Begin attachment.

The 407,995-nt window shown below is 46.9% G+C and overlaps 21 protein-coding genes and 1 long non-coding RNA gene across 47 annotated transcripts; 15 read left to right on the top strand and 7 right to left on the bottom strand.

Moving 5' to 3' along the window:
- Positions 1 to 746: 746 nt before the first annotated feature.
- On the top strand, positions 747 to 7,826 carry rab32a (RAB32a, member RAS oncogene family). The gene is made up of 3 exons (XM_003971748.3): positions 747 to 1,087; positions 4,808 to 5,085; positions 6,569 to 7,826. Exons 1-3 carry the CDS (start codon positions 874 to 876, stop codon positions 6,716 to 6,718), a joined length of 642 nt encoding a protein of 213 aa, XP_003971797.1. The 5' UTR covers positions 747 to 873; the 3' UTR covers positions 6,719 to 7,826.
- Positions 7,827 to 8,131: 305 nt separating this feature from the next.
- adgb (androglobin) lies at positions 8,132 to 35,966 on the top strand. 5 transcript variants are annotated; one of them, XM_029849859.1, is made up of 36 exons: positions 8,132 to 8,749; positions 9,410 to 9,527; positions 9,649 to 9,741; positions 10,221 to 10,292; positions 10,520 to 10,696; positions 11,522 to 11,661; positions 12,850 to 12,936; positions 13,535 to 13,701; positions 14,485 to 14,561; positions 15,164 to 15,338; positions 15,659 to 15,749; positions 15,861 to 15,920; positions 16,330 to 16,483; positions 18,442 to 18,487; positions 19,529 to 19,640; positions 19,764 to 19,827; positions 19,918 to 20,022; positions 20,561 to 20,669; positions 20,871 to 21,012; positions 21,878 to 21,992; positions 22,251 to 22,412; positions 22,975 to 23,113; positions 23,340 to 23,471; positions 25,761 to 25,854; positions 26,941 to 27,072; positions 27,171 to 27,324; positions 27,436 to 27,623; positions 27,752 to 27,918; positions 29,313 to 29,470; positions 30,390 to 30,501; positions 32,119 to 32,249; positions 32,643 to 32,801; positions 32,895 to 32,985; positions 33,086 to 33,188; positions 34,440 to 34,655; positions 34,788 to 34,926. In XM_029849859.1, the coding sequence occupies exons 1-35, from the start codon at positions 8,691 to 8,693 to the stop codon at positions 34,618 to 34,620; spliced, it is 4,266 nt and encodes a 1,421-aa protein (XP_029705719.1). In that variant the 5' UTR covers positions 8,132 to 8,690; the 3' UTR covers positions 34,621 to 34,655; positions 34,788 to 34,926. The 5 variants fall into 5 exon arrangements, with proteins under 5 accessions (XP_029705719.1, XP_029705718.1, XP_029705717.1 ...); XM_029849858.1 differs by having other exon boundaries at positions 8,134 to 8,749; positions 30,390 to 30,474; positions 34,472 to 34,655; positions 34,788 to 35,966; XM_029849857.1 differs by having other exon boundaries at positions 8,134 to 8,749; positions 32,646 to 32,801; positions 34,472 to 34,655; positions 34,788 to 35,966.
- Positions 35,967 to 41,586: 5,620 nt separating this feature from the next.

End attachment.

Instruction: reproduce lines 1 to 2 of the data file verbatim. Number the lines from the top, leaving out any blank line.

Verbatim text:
The 407,995-nt window shown below is 46.9% G+C and overlaps 21 protein-coding genes and 1 long non-coding RNA gene across 47 annotated transcripts; 15 read left to right on the top strand and 7 right to left on the bottom strand.

Moving 5' to 3' along the window: